‘Winter’s Tale:’ Winter’s Fail*

It makes even less sense than you possibly thought it could. Winter’s Tale has everything: time travel, William Hurt, cancer, true love, the Devil, miracles, flying horses, demons, total disregard for a specific character’s logical life span, Matt Bomer, Javert from Les Misérables, wildly anachronistic outfits, and the uncle from Grounded for Life (Kevin Corrigan)…basically a perfect storm of problems. It’s hysterically bad and super entertaining and I am totally baffled that a product this ridiculous, which was worked on by a whole lot of people, was “approved” for wide (or any) theatrical release.

For my next trick, I will attempt to recount the plot of Winter’s Tale without bursting into laughter. Okay. Here goes…

Already failed.

Peter Lake (Colin Farrell) is an orphaned baby lowered into the ocean in a toy boat by his immigrant parents in 1895. He lands on the shores of Brooklyn, where he grows up to be a thief, under the guidance of one Pearly Soames (Russell Crowe), a real bad guy and a slightly supernatural being. When a mysterious white horse saves Peter from Pearly and his gang of New York in 1915, he decides to take the horse and skip town but gets tripped up by one last job. He tries to rob the townhouse of Isaac Penn (William Hurt’s inexplicable presence in this) but instead, gets charmed by and instantly falls in love with Penn’s daughter, Beverly (Jessica Brown Findlay). She’s an ethereal beauty consumed with consumption, that blanket term for “dying” in the olden days. Basically, she has a constant fever, and eventually it kills her…just as she and Peter consummate their love (no joke, no mincing words, she dies seconds after they have sex for the first time. SECONDS.).

Pearly and associates try to kidnap and kill Beverly because he’s like a demon and Peter betrayed him or something and he thinks if he kills her he steals Peter’s miracle? That’s all the explanation we’re given. But they don’t get to kill her because she dies, and then Pearly punches Peter a bunch and throws him over the Brooklyn bridge. Then, Peter crawls out of the Hudson River, alive and okay in the year 2014, with no memory of who he is, just the image of a red-haired girl looking at the moon in his head (Beverly had red hair). The Brooklyn bridge is the time portal here, much like in the classic Meg Ryan/Hugh Jackman chick flick, Kate and Leopold**.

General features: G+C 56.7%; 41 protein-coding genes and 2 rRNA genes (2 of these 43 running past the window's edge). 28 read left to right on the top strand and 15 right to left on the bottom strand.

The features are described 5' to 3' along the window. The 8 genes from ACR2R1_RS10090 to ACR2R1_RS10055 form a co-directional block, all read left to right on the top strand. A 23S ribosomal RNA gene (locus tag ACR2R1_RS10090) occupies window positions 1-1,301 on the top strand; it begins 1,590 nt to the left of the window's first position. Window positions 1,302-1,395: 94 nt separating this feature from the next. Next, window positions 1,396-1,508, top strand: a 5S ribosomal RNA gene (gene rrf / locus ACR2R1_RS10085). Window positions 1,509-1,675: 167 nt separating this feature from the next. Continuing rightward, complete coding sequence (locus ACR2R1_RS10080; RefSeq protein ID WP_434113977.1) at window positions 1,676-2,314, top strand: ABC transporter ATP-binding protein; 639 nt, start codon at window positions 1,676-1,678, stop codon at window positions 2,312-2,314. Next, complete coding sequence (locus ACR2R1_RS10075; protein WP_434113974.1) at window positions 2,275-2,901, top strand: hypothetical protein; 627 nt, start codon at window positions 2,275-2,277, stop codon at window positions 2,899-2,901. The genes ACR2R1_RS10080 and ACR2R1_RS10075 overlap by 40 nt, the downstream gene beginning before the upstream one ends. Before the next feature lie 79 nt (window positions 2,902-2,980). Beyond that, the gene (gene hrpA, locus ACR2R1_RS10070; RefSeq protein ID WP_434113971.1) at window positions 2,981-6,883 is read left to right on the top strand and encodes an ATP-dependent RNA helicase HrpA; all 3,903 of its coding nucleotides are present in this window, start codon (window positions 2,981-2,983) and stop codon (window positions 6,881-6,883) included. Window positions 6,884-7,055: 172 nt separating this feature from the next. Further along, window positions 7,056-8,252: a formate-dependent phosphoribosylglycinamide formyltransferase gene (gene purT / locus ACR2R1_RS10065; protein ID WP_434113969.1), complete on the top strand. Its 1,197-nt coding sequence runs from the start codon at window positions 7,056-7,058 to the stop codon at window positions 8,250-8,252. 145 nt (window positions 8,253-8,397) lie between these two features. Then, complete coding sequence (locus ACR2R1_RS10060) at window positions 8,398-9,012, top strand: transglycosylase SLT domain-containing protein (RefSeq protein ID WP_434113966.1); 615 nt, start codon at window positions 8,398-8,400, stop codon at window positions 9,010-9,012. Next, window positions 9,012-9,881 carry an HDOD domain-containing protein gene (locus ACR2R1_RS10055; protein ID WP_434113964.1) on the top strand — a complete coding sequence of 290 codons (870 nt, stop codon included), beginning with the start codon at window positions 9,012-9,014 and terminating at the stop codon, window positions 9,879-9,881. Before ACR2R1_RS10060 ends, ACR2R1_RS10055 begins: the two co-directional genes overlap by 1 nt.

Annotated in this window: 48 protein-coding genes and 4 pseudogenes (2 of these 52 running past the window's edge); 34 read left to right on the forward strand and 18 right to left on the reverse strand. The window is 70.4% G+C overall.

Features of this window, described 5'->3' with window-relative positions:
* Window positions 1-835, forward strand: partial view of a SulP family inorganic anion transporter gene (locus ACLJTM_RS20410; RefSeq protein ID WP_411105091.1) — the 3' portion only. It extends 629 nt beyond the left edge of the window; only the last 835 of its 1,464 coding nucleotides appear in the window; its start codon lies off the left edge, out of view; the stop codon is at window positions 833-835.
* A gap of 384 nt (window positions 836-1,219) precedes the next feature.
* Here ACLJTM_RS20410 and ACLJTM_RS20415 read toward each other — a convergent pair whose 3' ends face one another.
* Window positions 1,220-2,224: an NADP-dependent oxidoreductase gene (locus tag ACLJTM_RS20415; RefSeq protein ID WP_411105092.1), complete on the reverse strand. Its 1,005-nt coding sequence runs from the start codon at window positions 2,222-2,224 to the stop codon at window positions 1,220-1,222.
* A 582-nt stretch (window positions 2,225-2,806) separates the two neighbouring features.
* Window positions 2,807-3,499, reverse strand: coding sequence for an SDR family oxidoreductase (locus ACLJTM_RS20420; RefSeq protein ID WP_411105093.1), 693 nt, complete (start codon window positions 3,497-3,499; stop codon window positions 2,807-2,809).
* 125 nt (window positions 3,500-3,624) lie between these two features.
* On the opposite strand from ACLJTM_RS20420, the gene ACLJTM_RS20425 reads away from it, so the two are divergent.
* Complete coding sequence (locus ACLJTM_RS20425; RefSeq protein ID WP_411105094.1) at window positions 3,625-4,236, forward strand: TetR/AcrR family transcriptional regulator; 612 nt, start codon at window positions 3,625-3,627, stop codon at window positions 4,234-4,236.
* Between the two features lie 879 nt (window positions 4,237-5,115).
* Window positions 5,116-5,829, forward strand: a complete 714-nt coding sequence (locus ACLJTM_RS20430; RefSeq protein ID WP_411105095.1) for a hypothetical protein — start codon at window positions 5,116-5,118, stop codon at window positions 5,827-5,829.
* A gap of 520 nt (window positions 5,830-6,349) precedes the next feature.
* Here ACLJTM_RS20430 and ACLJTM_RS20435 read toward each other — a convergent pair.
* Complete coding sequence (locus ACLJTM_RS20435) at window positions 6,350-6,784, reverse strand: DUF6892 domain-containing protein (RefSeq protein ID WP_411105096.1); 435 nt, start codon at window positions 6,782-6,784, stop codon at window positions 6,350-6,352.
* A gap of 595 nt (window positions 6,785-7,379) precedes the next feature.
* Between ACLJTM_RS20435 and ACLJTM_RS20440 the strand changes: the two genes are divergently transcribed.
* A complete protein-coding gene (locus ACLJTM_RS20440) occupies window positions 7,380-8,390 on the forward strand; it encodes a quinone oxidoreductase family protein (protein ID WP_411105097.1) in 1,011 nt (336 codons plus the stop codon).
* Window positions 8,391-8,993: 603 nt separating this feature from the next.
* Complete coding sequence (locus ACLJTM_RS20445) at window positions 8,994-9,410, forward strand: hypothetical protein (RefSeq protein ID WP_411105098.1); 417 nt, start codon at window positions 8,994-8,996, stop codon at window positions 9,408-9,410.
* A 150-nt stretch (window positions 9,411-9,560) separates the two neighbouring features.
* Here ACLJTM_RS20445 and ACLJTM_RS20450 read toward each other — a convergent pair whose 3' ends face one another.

Apparently, Beverly was actually Peter’s miracle (duh, right?), which means he could come back a hundred years later to fulfill his own miracle that also has to do with a red-haired girl. While trying to figure out who he is and also not get caught by bad guys (Pearly is still going strong in the modern world, banging chicks and taking names), Peter meets Virginia Gamely (Jennifer Connelly) and her daughter, Abby, a joyous bundle of life who happens to have cancer (and red hair). Virginia helps him figure out he’s a hundred year old dude, and once Peter notices Abby’s red hair, he convinces Virginia he knows how to save her.

It’s ludicrous in all the most laughable ways. I was going to say there are more aspects of the story that don’t make sense than there are aspects that do, but going over it in my head, none of it at all follows any sort of reason or logic. I get that it’s a fantasy story; I’m not faulting it for being one. But fantasy, in order to be successful, needs to stem from at least one branch of rationality, whether it be the amount of time it takes people to fall in love (usually more than one minute) or a good reason for the Devil to wear a weird outfit (he shows up in the year 1915 in a Jimi Hendrix t-shirt and a blazer) or the realistic life span of an entirely mortal human being (Beverly’s kid sister, Willa, 7 or 8 years old in 1915, appears in 2014 as an old lady, yes, but not a HUNDRED AND SEVEN YEAR OLD LADY). In short, Winter’s Tale is a phenomenally ridiculous movie, albeit definitely one for your “so bad it’s good” shelf.

Grade: D

*Title courtesy of my good friend and movie-mate, Chloe, who was slightly intoxicated for our viewing of Winter’s Tale, thus making it all the more hilarious.

**Expert reference here noted by my other good friend and movie-mate, Cara, who was also slightly intoxicated for our viewing and thus, keenly tapped in to all the 90’s*** romantic time-traveling New York movies that ever did exist.

***Upon further research, Kate and Leopold came out in 2001, the same year we invented the Air-Powered Pogo Stick and the Infrared Massage Chair. What is wrong with us?

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